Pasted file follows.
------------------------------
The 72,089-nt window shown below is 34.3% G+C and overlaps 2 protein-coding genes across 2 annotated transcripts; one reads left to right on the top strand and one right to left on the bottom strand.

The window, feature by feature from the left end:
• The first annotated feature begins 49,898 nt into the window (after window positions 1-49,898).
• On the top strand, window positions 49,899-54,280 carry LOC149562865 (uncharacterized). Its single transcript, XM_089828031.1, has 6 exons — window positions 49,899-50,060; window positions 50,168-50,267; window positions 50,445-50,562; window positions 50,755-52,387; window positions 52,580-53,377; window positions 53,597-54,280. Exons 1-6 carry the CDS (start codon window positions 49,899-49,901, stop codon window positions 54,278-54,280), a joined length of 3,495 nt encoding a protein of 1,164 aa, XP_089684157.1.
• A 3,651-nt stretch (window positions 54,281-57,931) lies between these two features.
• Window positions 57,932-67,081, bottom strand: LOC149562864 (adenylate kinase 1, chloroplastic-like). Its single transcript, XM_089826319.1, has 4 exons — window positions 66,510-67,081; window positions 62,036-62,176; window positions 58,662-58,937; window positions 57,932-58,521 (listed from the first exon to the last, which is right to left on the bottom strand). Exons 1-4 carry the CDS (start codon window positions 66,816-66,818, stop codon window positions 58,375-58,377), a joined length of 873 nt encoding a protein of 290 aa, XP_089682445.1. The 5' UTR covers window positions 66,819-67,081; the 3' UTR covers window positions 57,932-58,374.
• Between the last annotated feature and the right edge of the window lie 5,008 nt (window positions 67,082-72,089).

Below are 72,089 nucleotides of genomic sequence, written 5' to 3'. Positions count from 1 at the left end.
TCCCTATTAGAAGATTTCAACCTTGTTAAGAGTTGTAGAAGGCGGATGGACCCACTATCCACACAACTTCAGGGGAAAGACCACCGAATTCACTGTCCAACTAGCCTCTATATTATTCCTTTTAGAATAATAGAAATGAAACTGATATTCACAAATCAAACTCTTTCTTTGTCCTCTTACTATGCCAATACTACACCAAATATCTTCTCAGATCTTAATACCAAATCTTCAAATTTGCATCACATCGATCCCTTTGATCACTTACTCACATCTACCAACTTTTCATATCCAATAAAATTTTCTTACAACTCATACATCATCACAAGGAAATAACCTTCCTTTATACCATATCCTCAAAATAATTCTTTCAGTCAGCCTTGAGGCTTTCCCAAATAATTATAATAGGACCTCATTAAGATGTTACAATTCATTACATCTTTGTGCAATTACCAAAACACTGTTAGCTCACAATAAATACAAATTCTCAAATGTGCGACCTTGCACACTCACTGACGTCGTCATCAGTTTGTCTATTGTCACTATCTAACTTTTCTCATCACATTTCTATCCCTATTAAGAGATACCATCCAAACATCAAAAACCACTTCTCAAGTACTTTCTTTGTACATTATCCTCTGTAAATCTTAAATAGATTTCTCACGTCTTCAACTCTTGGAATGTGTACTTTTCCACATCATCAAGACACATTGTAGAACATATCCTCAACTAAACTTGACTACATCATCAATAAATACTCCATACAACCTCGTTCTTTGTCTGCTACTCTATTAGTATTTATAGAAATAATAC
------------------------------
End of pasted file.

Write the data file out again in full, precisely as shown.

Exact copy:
The 72,089-nt window shown below is 34.3% G+C and overlaps 2 protein-coding genes across 2 annotated transcripts; one reads left to right on the top strand and one right to left on the bottom strand.

The window, feature by feature from the left end:
• The first annotated feature begins 49,898 nt into the window (after window positions 1-49,898).
• On the top strand, window positions 49,899-54,280 carry LOC149562865 (uncharacterized). Its single transcript, XM_089828031.1, has 6 exons — window positions 49,899-50,060; window positions 50,168-50,267; window positions 50,445-50,562; window positions 50,755-52,387; window positions 52,580-53,377; window positions 53,597-54,280. Exons 1-6 carry the CDS (start codon window positions 49,899-49,901, stop codon window positions 54,278-54,280), a joined length of 3,495 nt encoding a protein of 1,164 aa, XP_089684157.1.
• A 3,651-nt stretch (window positions 54,281-57,931) lies between these two features.
• Window positions 57,932-67,081, bottom strand: LOC149562864 (adenylate kinase 1, chloroplastic-like). Its single transcript, XM_089826319.1, has 4 exons — window positions 66,510-67,081; window positions 62,036-62,176; window positions 58,662-58,937; window positions 57,932-58,521 (listed from the first exon to the last, which is right to left on the bottom strand). Exons 1-4 carry the CDS (start codon window positions 66,816-66,818, stop codon window positions 58,375-58,377), a joined length of 873 nt encoding a protein of 290 aa, XP_089682445.1. The 5' UTR covers window positions 66,819-67,081; the 3' UTR covers window positions 57,932-58,374.
• Between the last annotated feature and the right edge of the window lie 5,008 nt (window positions 67,082-72,089).

Below are 72,089 nucleotides of genomic sequence, written 5' to 3'. Positions count from 1 at the left end.
TCCCTATTAGAAGATTTCAACCTTGTTAAGAGTTGTAGAAGGCGGATGGACCCACTATCCACACAACTTCAGGGGAAAGACCACCGAATTCACTGTCCAACTAGCCTCTATATTATTCCTTTTAGAATAATAGAAATGAAACTGATATTCACAAATCAAACTCTTTCTTTGTCCTCTTACTATGCCAATACTACACCAAATATCTTCTCAGATCTTAATACCAAATCTTCAAATTTGCATCACATCGATCCCTTTGATCACTTACTCACATCTACCAACTTTTCATATCCAATAAAATTTTCTTACAACTCATACATCATCACAAGGAAATAACCTTCCTTTATACCATATCCTCAAAATAATTCTTTCAGTCAGCCTTGAGGCTTTCCCAAATAATTATAATAGGACCTCATTAAGATGTTACAATTCATTACATCTTTGTGCAATTACCAAAACACTGTTAGCTCACAATAAATACAAATTCTCAAATGTGCGACCTTGCACACTCACTGACGTCGTCATCAGTTTGTCTATTGTCACTATCTAACTTTTCTCATCACATTTCTATCCCTATTAAGAGATACCATCCAAACATCAAAAACCACTTCTCAAGTACTTTCTTTGTACATTATCCTCTGTAAATCTTAAATAGATTTCTCACGTCTTCAACTCTTGGAATGTGTACTTTTCCACATCATCAAGACACATTGTAGAACATATCCTCAACTAAACTTGACTACATCATCAATAAATACTCCATACAACCTCGTTCTTTGTCTGCTACTCTATTAGTATTTATAGAAATAATAC